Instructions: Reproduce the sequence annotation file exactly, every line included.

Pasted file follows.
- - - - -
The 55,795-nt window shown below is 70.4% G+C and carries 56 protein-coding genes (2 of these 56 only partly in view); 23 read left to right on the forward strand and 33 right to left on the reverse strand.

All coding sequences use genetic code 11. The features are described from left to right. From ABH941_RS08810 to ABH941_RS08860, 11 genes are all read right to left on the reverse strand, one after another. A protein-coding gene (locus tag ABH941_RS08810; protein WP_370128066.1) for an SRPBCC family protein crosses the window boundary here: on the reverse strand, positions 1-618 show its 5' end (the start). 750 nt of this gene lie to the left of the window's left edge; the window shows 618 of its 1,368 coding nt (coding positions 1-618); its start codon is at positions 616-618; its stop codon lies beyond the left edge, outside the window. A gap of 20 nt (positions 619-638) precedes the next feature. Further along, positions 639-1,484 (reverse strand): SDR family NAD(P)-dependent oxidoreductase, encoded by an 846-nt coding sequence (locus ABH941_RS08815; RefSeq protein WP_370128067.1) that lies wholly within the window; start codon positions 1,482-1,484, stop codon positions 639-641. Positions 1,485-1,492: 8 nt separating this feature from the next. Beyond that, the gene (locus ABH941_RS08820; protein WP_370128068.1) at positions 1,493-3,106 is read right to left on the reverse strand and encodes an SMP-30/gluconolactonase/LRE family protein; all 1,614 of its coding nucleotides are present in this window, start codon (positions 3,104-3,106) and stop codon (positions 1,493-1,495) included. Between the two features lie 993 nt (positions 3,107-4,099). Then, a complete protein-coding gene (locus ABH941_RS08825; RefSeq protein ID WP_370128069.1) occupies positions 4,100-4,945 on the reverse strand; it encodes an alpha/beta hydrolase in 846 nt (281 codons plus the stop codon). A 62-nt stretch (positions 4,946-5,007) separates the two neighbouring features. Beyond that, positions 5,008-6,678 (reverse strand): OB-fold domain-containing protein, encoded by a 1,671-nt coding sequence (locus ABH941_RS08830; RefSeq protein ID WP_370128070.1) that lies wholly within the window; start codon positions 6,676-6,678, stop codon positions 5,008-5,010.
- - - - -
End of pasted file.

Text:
The 55,795-nt window shown below is 70.4% G+C and carries 56 protein-coding genes (2 of these 56 only partly in view); 23 read left to right on the forward strand and 33 right to left on the reverse strand.

All coding sequences use genetic code 11. The features are described from left to right. From ABH941_RS08810 to ABH941_RS08860, 11 genes are all read right to left on the reverse strand, one after another. A protein-coding gene (locus tag ABH941_RS08810; protein WP_370128066.1) for an SRPBCC family protein crosses the window boundary here: on the reverse strand, positions 1-618 show its 5' end (the start). 750 nt of this gene lie to the left of the window's left edge; the window shows 618 of its 1,368 coding nt (coding positions 1-618); its start codon is at positions 616-618; its stop codon lies beyond the left edge, outside the window. A gap of 20 nt (positions 619-638) precedes the next feature. Further along, positions 639-1,484 (reverse strand): SDR family NAD(P)-dependent oxidoreductase, encoded by an 846-nt coding sequence (locus ABH941_RS08815; RefSeq protein WP_370128067.1) that lies wholly within the window; start codon positions 1,482-1,484, stop codon positions 639-641. Positions 1,485-1,492: 8 nt separating this feature from the next. Beyond that, the gene (locus ABH941_RS08820; protein WP_370128068.1) at positions 1,493-3,106 is read right to left on the reverse strand and encodes an SMP-30/gluconolactonase/LRE family protein; all 1,614 of its coding nucleotides are present in this window, start codon (positions 3,104-3,106) and stop codon (positions 1,493-1,495) included. Between the two features lie 993 nt (positions 3,107-4,099). Then, a complete protein-coding gene (locus ABH941_RS08825; RefSeq protein ID WP_370128069.1) occupies positions 4,100-4,945 on the reverse strand; it encodes an alpha/beta hydrolase in 846 nt (281 codons plus the stop codon). A 62-nt stretch (positions 4,946-5,007) separates the two neighbouring features. Beyond that, positions 5,008-6,678 (reverse strand): OB-fold domain-containing protein, encoded by a 1,671-nt coding sequence (locus ABH941_RS08830; RefSeq protein ID WP_370128070.1) that lies wholly within the window; start codon positions 6,676-6,678, stop codon positions 5,008-5,010.